Suzuki DRZ 400: My Very First Dualsport Ride

Suzuki DRZ 400: My Very First Dualsport Ride

Today marked a new chapter in the book of my riding life. Under the patient tutelage of some of the guys at ADVrider, I went on my first dualsport ride.

Being a complete noob, I put myself firmly at the tail end of the group of bikes when we pulled away in the morning. As I focused on the line of bikes in front of me, I could see the tarmac fall away and puddles of water began to speckle the roadway.  Before I knew it, there I was in the sandy mud.

Long Island Sandy Muddy Road

The moment my wheels crested into the mud the bike started to gently squirm around under me. I felt like a new rider again. I was filled with fear, excitement and adrenaline. The fast guys up at the front of the line disappeared out of my view. I went into hyper “concentrate on what you’re doing!” mode.

There seemed to be more and more water coming at me. I would be lying if I said I didn’t find that completely alarming. I tried to focus on the tracks that had gone through ahead of me and to follow them. I opted to skip a big puddle that swallowed one of the KTM 950s and went around the outside through the downed reeds. This was when things got really shaky for me.

With only street riding to compare to, all that squishing and wiggling going on below me was setting off all sorts of alarms in my head. I had one goal, one focus – keep moving forward! Somehow that is what I managed to keep doing. I wish it was skill, I wish it was confidence but I think it was just pure luck that carried me out to the other side.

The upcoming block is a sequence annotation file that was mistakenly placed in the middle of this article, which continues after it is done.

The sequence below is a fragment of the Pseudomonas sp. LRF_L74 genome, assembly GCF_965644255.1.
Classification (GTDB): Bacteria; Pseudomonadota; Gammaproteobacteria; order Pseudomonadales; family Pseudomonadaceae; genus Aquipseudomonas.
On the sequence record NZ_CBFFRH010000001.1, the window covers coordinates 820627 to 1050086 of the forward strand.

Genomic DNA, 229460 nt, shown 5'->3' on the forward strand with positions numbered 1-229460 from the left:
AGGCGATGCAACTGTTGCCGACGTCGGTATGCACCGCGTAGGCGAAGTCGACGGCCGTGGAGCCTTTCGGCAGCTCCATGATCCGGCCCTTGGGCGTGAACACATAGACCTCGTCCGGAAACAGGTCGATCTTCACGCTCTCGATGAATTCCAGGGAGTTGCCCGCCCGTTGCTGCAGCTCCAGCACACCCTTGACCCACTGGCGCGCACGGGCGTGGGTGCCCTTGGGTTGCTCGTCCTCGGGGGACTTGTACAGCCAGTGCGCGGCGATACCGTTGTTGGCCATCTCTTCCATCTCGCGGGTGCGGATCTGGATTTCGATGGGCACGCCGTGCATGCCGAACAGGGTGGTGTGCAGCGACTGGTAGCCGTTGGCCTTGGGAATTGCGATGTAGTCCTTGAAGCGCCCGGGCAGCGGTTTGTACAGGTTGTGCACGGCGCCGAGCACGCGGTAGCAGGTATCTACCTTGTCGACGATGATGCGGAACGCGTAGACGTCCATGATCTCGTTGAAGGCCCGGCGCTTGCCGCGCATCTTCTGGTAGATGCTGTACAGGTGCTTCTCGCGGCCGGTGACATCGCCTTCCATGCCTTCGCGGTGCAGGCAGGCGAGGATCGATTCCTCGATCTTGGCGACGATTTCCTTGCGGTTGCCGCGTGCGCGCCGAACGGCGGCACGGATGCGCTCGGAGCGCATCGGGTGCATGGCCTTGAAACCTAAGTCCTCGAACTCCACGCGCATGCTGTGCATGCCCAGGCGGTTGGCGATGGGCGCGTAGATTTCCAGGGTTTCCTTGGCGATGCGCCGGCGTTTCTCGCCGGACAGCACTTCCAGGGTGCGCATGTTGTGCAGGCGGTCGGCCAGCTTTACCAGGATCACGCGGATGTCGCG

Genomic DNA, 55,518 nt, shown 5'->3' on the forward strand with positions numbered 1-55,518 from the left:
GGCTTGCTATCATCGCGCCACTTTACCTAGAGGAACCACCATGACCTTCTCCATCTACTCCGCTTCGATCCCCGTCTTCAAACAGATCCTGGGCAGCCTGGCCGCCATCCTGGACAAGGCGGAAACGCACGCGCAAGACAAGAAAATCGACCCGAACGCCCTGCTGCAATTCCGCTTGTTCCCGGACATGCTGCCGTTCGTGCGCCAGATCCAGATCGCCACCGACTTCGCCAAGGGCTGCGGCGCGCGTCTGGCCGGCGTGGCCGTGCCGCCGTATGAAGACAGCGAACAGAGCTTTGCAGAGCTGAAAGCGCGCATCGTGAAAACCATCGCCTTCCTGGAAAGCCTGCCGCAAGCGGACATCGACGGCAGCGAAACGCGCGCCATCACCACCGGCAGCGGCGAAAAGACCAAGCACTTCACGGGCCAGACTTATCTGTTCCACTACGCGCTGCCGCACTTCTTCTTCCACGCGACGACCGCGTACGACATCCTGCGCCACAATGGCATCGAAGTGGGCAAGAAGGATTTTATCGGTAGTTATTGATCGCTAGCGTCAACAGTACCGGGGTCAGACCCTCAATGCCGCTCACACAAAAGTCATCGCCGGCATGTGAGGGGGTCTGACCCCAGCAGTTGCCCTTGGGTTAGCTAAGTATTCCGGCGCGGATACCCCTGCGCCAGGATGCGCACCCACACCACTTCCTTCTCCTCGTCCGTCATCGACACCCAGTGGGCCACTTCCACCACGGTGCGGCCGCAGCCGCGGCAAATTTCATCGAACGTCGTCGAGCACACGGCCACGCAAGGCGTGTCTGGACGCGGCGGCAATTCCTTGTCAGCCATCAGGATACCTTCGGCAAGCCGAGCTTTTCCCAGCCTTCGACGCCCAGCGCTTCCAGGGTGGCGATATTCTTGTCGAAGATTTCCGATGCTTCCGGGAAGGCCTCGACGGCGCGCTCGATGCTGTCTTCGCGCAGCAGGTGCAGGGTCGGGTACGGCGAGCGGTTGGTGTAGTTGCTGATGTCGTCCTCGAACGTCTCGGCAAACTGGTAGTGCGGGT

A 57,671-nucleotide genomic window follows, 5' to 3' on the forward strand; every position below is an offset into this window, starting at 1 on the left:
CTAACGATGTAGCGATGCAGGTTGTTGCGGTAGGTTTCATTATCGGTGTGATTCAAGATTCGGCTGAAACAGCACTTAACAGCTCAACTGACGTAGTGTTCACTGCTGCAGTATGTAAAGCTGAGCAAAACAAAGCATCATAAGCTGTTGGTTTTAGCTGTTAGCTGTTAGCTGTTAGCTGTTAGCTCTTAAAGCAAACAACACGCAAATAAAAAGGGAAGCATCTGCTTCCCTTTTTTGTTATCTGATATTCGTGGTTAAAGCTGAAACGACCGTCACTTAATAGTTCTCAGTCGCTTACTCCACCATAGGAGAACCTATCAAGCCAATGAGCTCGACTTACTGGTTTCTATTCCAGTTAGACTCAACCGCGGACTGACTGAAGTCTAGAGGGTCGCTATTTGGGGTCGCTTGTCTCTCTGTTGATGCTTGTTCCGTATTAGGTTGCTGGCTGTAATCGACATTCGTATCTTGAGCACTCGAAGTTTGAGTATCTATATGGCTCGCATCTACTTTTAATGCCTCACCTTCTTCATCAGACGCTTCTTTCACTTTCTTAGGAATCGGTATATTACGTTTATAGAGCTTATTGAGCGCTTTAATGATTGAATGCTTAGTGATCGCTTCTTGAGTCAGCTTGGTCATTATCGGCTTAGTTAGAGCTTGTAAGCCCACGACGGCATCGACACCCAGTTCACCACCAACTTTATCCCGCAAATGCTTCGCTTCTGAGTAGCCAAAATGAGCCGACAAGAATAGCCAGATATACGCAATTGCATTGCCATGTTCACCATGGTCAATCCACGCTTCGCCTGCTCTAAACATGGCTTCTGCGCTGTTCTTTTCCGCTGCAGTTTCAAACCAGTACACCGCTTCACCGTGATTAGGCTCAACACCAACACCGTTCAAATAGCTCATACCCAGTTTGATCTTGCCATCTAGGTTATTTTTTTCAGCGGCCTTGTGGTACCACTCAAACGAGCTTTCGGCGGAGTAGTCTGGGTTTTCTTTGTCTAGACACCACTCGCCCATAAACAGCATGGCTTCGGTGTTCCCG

When I finally putt-putted my way to the end of the road, 3 of the guys were waiting. It’s funny how experience changes your perception of these moments. To those 3 guys sitting there, this wet, sandy loop was just a walk in the park. On the other hand I felt like I accomplished something big. I felt like I climbed my own personal mental Everest.

These guys were all patient and knowledgeable and made my day really fun. I really appreciate that they were willing to take a baby bird on the first flight out of the nest. I hope they’ll have me along again.

Things I Need to Remember

  • I won’t always be afraid everything.
  • I will learn to accept the bike moving around underneath me without panicking
  • Sometimes slowing down isn’t the answer
  • I won’t always be afraid everything.
  • Eyes up!
  • Get up on those pegs!
  • I won’t always be afraid everything.
My First Dualsport Ride Long Island Long Island Great South Bay Dualsport Motorcycle Ride Suzuki DRZ 400 Dualsport Ride
Suzuki DRZ 400 Dualsport Ride Long Island Long Island Great South Bay Dualsport Motorcycle Ride Fuzzygalore First Dualsport Motorcycle Ride

20 Replies to “Suzuki DRZ 400: My Very First Dualsport Ride”

  1. That’s great, Rach! I would have had about 12 heart attacks on that section you did. 🙂

    Please tell me that tail bag has the Lucky Moldy Goldfish in it. 😀

    1. My heart was thumping through the whole section. When i made it through to the other side – I asked for a hug 😆 I think they were surprised to not have to come back and fish me out of a puddle.